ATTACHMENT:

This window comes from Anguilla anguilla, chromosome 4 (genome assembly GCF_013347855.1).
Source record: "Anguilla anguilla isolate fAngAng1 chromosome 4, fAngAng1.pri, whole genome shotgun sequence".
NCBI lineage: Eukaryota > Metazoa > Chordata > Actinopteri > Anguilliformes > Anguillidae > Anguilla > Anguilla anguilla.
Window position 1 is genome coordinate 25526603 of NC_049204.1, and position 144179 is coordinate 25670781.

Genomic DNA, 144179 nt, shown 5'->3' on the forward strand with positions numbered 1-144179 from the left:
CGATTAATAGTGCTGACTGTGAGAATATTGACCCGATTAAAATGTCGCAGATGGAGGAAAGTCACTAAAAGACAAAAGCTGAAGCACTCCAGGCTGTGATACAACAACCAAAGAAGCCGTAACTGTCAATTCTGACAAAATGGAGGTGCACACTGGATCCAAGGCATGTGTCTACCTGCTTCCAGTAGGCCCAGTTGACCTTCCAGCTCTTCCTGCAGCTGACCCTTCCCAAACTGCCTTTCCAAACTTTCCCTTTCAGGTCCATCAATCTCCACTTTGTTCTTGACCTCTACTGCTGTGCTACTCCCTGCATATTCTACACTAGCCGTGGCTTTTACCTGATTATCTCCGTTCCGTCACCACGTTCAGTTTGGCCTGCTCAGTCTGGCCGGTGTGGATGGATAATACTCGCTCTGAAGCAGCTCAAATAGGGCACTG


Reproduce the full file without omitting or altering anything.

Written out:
This window comes from Anguilla anguilla, chromosome 4 (genome assembly GCF_013347855.1).
Source record: "Anguilla anguilla isolate fAngAng1 chromosome 4, fAngAng1.pri, whole genome shotgun sequence".
NCBI lineage: Eukaryota > Metazoa > Chordata > Actinopteri > Anguilliformes > Anguillidae > Anguilla > Anguilla anguilla.
Window position 1 is genome coordinate 25526603 of NC_049204.1, and position 144179 is coordinate 25670781.

Genomic DNA, 144179 nt, shown 5'->3' on the forward strand with positions numbered 1-144179 from the left:
CGATTAATAGTGCTGACTGTGAGAATATTGACCCGATTAAAATGTCGCAGATGGAGGAAAGTCACTAAAAGACAAAAGCTGAAGCACTCCAGGCTGTGATACAACAACCAAAGAAGCCGTAACTGTCAATTCTGACAAAATGGAGGTGCACACTGGATCCAAGGCATGTGTCTACCTGCTTCCAGTAGGCCCAGTTGACCTTCCAGCTCTTCCTGCAGCTGACCCTTCCCAAACTGCCTTTCCAAACTTTCCCTTTCAGGTCCATCAATCTCCACTTTGTTCTTGACCTCTACTGCTGTGCTACTCCCTGCATATTCTACACTAGCCGTGGCTTTTACCTGATTATCTCCGTTCCGTCACCACGTTCAGTTTGGCCTGCTCAGTCTGGCCGGTGTGGATGGATAATACTCGCTCTGAAGCAGCTCAAATAGGGCACTG